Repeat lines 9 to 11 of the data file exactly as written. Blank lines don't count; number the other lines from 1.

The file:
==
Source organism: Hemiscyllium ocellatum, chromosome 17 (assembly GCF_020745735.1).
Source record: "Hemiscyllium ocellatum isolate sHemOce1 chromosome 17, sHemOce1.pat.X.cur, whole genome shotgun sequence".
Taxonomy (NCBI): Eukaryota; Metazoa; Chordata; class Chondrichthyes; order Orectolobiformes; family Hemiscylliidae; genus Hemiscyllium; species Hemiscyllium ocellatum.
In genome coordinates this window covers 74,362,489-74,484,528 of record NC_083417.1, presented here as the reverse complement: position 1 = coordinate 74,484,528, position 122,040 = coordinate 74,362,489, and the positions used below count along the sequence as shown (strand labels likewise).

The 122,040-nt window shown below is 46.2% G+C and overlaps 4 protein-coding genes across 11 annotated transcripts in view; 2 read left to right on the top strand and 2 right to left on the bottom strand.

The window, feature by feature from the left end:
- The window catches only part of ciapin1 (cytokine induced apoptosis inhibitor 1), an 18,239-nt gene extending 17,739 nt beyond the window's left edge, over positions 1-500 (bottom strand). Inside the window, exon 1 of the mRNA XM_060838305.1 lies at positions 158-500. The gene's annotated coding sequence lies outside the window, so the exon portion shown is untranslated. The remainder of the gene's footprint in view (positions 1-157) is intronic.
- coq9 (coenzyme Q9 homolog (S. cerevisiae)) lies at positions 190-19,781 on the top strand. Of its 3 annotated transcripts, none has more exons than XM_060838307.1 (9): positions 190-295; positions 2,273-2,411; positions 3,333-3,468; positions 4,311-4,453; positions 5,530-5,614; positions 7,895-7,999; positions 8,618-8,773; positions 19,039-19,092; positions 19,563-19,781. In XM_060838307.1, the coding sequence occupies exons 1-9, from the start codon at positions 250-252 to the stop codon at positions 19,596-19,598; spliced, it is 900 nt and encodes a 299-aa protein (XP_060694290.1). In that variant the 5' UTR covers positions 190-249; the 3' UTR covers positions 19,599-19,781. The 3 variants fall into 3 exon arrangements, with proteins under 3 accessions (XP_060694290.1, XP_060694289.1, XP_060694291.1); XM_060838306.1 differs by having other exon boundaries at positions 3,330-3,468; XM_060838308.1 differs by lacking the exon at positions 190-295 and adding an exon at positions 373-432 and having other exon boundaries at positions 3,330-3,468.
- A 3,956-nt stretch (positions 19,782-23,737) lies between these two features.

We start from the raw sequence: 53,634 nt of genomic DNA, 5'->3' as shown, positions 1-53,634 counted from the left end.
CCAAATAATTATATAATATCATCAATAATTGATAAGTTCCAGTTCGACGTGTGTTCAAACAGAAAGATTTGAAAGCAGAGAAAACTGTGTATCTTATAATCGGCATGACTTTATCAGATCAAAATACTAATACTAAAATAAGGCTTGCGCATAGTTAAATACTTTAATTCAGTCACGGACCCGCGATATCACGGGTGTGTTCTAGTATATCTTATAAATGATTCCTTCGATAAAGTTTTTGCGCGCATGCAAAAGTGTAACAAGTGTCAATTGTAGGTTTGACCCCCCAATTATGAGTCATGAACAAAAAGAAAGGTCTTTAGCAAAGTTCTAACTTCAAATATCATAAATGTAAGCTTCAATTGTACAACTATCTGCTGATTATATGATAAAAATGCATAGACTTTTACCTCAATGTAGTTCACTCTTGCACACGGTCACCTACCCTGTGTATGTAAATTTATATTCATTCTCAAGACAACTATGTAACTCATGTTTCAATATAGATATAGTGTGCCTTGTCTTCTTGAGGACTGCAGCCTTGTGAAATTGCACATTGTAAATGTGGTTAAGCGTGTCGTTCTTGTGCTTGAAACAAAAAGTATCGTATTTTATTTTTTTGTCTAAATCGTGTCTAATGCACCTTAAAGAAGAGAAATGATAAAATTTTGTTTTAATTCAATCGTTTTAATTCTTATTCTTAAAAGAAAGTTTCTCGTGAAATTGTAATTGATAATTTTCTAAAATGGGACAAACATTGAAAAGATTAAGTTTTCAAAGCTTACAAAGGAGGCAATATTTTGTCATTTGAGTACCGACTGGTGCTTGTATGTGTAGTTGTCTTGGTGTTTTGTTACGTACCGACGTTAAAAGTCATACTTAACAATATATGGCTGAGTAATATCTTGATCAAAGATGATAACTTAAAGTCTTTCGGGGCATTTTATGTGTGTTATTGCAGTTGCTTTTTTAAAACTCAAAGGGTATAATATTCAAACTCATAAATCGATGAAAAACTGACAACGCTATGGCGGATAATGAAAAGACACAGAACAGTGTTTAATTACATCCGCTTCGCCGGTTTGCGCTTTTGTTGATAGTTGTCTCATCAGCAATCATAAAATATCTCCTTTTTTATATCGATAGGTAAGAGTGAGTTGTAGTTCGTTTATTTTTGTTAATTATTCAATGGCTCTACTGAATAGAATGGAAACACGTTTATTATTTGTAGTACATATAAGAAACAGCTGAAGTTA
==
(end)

- A 3,956-nt stretch (positions 19,782-23,737) lies between these two features.

We start from the raw sequence: 53,634 nt of genomic DNA, 5'->3' as shown, positions 1-53,634 counted from the left end.
CCAAATAATTATATAATATCATCAATAATTGATAAGTTCCAGTTCGACGTGTGTTCAAACAGAAAGATTTGAAAGCAGAGAAAACTGTGTATCTTATAATCGGCATGACTTTATCAGATCAAAATACTAATACTAAAATAAGGCTTGCGCATAGTTAAATACTTTAATTCAGTCACGGACCCGCGATATCACGGGTGTGTTCTAGTATATCTTATAAATGATTCCTTCGATAAAGTTTTTGCGCGCATGCAAAAGTGTAACAAGTGTCAATTGTAGGTTTGACCCCCCAATTATGAGTCATGAACAAAAAGAAAGGTCTTTAGCAAAGTTCTAACTTCAAATATCATAAATGTAAGCTTCAATTGTACAACTATCTGCTGATTATATGATAAAAATGCATAGACTTTTACCTCAATGTAGTTCACTCTTGCACACGGTCACCTACCCTGTGTATGTAAATTTATATTCATTCTCAAGACAACTATGTAACTCATGTTTCAATATAGATATAGTGTGCCTTGTCTTCTTGAGGACTGCAGCCTTGTGAAATTGCACATTGTAAATGTGGTTAAGCGTGTCGTTCTTGTGCTTGAAACAAAAAGTATCGTATTTTATTTTTTTGTCTAAATCGTGTCTAATGCACCTTAAAGAAGAGAAATGATAAAATTTTGTTTTAATTCAATCGTTTTAATTCTTATTCTTAAAAGAAAGTTTCTCGTGAAATTGTAATTGATAATTTTCTAAAATGGGACAAACATTGAAAAGATTAAGTTTTCAAAGCTTACAAAGGAGGCAATATTTTGTCATTTGAGTACCGACTGGTGCTTGTATGTGTAGTTGTCTTGGTGTTTTGTTACGTACCGACGTTAAAAGTCATACTTAACAATATATGGCTGAGTAATATCTTGATCAAAGATGATAACTTAAAGTCTTTCGGGGCATTTTATGTGTGTTATTGCAGTTGCTTTTTTAAAACTCAAAGGGTATAATATTCAAACTCATAAATCGATGAAAAACTGACAACGCTATGGCGGATAATGAAAAGACACAGAACAGTGTTTAATTACATCCGCTTCGCCGGTTTGCGCTTTTGTTGATAGTTGTCTCATCAGCAATCATAAAATATCTCCTTTTTTATATCGATAGGTAAGAGTGAGTTGTAGTTCGTTTATTTTTGTTAATTATTCAATGGCTCTACTGAATAGAATGGAAACACGTTTATTATTTGTAGTACATATAAGAAACAGCTGAAGTTA